I’ve attempted to write this for over a week but now that Joe Lunardi has put out his most ridiculous column in a long time, I figured now I need to pick up the pace.
The following is an up to date ranking of college basketball’s elite, based on a method started by VegasWatch here. The method is simple, really. Using KenPom ratings, compare how other teams’ would have fared by playing Team X’s schedule. Today, I’m going to hit on a few of the big outliers compared to Lunardi’s current bracket, and, barring laziness, give updates every few days after big wins/losses.
OK, let me go over the columns, as there’s a lot of information in that graphic. c(W%) and f(W%) represent the team on the left’s current winning percentage (absent games against non-D1 opponents) and what their winning percentage is expected to be at the end of the regular season based on KenPom ratings. Pyth is the team’s current pythagorean rating, per KenPom. Now, we get into the basis of the method. c(SOS) is average difference in win percentage from the baseline teams (UCLA, Iowa, Oklahoma St, Villanova, Pittsburgh & Wichita St) and the actual win percentage from the team on the left. Note, that those 6 teams listed are completely arbitrary. They can be changed, but the general path of the data will remain the same.
So, if those 6 teams were to play Arizona’s schedule, we would expect their win% to be .814. Since Arizona’s is currently 1.000, we take the difference and end up with the Curr. Diff. column, in this case .186. This entire exercise has been done for all the teams with seeds 1-12 in the current Lunardi bracket, along with some bubble teams.
The f(SOS) and End. Diff. columns are the same method, only it’s projecting through season’s end. I think this is the best way to look at potential seeding, as this paints the picture of how we would expect this method to look in 6 weeks. I probably did a horrible job explaining this, but whatever. Head to the VegasWatch link at the top and search his archives. He probably explains it better than I did.
The first team I want to look at is Lunardi’s current darling, Kansas. Lunardi has the Jayhawks as a one seed, and proceeded to write an article today explaining that. His logic (that their schedule has been super hard) is completely ignoring the fact that they already have 4 losses. In order for Kansas to end up as a one seed, you need to use some pretty optimistic projections for the rest of Kansas’ season. Luckily, I’m using some reasonable projections instead. I have Kansas ranked #10 when projecting through the end of the season. (Note: end of season is just that. This does not factor in the conference tournament.)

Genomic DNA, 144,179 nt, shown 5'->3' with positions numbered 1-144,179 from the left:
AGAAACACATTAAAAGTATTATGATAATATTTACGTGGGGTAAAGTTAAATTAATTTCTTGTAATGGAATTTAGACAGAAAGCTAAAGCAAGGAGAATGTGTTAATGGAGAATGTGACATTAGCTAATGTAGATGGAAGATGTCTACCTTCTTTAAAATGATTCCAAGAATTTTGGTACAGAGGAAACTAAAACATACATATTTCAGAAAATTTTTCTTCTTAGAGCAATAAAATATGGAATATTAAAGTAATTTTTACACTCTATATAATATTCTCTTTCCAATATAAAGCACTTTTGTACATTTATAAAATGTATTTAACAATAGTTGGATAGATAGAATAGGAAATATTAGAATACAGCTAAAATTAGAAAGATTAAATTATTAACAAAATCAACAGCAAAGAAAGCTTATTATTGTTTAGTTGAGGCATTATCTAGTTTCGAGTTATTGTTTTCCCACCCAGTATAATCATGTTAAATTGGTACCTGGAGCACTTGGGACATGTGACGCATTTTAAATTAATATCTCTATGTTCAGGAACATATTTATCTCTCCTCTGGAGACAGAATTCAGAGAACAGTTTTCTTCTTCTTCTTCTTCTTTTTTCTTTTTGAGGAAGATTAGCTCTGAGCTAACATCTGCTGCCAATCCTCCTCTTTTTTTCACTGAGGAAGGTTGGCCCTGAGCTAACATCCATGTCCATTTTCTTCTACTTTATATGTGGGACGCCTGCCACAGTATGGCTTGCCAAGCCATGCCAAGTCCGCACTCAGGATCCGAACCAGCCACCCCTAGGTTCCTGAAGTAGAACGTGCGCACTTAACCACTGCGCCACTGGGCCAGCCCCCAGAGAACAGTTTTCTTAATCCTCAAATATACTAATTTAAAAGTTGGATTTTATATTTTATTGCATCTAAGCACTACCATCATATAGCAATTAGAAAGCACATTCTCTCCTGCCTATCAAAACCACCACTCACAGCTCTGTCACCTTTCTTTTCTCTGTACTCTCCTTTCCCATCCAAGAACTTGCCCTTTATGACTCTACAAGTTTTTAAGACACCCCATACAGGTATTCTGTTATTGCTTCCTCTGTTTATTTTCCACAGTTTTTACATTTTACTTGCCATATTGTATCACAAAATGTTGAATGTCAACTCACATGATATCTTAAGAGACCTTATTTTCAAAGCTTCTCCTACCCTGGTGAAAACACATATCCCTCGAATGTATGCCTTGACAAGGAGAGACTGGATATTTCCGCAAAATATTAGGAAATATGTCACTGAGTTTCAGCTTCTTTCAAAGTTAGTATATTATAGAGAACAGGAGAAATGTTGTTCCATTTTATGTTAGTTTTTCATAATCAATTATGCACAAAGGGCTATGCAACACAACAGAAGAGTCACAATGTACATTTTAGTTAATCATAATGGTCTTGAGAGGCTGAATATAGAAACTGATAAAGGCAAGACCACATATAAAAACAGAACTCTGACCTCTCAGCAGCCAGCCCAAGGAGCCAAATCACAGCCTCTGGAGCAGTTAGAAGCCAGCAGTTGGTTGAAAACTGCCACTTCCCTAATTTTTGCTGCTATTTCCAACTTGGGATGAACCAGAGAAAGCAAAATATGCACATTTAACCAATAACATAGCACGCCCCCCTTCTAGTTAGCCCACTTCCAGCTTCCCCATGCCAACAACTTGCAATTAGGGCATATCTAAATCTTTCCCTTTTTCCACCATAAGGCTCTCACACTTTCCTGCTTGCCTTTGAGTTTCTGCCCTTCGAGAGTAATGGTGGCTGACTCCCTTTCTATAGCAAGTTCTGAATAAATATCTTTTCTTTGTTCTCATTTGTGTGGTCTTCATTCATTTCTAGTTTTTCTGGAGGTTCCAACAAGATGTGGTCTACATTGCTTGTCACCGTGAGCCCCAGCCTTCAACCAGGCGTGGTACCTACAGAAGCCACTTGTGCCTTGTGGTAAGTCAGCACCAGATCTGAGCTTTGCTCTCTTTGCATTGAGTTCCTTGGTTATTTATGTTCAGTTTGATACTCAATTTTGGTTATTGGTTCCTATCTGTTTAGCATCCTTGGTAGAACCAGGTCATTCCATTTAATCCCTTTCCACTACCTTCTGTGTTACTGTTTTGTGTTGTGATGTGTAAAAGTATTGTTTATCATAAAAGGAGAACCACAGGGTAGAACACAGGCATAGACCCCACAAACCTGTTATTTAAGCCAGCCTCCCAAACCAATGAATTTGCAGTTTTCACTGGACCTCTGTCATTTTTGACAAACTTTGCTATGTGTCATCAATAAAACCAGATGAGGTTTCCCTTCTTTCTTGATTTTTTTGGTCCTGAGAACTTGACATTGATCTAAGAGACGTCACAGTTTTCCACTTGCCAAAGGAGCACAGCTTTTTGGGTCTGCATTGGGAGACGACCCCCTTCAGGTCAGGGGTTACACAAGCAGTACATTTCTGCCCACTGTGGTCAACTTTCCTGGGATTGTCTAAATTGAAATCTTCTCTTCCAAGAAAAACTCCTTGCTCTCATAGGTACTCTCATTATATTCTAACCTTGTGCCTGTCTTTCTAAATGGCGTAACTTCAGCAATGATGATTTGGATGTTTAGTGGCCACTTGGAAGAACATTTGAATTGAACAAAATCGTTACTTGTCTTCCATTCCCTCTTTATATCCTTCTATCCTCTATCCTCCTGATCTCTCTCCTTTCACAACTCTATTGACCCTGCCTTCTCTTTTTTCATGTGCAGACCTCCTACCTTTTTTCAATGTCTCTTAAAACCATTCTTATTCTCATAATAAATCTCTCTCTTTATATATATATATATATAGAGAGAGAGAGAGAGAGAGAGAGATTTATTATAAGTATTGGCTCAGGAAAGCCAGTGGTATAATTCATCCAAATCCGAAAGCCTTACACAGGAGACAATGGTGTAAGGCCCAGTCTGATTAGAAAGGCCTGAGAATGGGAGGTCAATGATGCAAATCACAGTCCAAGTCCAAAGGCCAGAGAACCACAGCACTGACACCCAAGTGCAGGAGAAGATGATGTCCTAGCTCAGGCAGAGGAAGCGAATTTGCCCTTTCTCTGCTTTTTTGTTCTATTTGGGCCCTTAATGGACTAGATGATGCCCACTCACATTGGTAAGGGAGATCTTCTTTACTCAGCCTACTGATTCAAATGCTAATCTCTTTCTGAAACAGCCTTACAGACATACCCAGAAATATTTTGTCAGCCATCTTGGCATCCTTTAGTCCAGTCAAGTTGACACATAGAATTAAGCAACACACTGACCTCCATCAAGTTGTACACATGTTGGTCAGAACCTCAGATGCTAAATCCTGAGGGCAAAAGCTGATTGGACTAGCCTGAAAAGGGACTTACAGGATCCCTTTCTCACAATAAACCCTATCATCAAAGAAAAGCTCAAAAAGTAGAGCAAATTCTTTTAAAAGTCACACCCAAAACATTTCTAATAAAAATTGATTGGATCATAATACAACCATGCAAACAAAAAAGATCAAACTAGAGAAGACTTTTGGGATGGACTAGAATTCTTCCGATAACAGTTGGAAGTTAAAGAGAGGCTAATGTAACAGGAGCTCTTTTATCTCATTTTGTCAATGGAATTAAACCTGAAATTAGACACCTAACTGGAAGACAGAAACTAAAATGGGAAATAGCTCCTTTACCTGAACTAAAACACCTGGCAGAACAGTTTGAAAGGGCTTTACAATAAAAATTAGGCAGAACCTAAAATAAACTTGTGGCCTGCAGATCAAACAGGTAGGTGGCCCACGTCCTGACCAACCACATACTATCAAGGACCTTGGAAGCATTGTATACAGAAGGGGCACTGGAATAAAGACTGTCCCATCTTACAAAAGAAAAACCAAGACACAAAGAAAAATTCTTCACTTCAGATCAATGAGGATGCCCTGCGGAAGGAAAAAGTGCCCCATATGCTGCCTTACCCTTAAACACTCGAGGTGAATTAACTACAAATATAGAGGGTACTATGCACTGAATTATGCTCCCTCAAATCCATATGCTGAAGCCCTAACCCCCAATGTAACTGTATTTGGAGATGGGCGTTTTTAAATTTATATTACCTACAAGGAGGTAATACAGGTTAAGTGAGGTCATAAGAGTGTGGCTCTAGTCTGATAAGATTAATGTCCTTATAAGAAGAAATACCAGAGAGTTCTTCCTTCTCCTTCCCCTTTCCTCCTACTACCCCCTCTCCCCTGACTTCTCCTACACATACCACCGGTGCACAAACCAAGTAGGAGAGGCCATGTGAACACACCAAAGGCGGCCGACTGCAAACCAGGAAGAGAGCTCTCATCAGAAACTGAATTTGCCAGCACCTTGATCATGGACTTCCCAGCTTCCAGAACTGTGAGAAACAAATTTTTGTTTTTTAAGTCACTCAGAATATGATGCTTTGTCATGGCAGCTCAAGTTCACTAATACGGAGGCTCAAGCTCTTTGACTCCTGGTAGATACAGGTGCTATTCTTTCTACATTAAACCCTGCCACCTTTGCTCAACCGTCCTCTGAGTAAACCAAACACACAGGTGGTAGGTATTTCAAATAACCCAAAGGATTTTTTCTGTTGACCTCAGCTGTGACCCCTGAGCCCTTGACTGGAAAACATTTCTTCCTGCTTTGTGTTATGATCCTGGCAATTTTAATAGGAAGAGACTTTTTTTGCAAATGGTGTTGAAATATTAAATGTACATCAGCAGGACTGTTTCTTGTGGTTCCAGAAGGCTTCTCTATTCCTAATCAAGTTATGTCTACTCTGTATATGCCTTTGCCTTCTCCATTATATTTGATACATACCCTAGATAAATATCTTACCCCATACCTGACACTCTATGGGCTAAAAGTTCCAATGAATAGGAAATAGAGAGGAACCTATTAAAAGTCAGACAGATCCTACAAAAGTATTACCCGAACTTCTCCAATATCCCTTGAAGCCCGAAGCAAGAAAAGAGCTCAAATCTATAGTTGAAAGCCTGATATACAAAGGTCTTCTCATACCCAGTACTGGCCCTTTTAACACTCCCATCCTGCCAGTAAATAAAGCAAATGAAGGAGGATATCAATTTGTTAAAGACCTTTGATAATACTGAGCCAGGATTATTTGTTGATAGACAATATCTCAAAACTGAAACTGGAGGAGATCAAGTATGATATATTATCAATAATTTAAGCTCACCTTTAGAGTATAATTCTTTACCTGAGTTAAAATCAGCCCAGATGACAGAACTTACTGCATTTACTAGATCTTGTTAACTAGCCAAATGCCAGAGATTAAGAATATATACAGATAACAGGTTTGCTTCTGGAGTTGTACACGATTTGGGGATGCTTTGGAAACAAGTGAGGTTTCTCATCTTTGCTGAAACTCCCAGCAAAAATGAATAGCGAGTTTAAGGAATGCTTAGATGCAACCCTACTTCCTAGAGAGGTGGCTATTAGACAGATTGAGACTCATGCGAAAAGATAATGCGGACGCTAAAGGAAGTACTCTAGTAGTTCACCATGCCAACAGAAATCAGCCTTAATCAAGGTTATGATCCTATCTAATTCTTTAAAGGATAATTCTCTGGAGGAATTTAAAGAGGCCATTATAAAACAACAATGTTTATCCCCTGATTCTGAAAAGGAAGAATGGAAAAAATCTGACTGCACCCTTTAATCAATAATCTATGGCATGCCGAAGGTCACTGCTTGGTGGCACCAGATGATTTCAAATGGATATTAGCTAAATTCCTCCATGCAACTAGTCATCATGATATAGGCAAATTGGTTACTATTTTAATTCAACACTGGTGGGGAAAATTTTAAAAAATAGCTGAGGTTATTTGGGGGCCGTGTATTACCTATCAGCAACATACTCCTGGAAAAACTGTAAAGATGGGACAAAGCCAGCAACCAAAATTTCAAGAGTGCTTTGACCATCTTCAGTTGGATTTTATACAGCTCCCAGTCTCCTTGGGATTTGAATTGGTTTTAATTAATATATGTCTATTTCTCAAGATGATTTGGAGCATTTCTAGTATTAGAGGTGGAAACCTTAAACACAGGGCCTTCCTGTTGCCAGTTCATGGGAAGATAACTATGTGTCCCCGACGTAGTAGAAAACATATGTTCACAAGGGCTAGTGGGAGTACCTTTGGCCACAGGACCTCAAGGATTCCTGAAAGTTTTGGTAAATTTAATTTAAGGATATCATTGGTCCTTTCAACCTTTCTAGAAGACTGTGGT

Yes, Kansas has played an incredibly difficult schedule. The hardest of all the teams I am tracking, in fact. But just because you have played a difficult schedule does not mean the results of the games shouldn’t matter. With his method, if you played 20 road games against the 20 best teams in college basketball and lost them all, you would have 40 “Winning Points” and would be a 1 seed in the NCAA Tournament. Right.
Look, Kansas is a good team, and if they won the entire tournament this year, no one would be shocked. But to project them as a 1 seed now because they happened to play Villanova, Colorado, Florida and San Diego St., with total disregard for the outcome of the game, is absolutely insane.
And I thought the Kansas seeding was bad. First of all, Kentucky hasn’t been good. Their only quality win was against Louisville. They are actually underperforming the performances expected for my 6 baseline teams. I think you can make a better case for them being unranked than being #14. They have one road win. They have done nothing of note this season and are being ranked and projected as if this were 2011. How Lunardi (or anyone) can have a team like Pittsburgh either ranked behind, or projected ahead of, Kentucky, should not be covering this sport. (Spoiler alert: Lunardi has Pitt as a 5 seed. I have them projecting as the 7th best resume in the country.) While Pitt’s schedule has been easier to-date, it projects equal at the end of season (.805 vs. .806). If you play an equal schedule, but have 2 fewer losses, that has to matter, right?
Anyway, there are a few other major differences between Lunardi and this method that I will touch on later. For now, here is the EnglePomWatch Top 40 projections for the end of the season.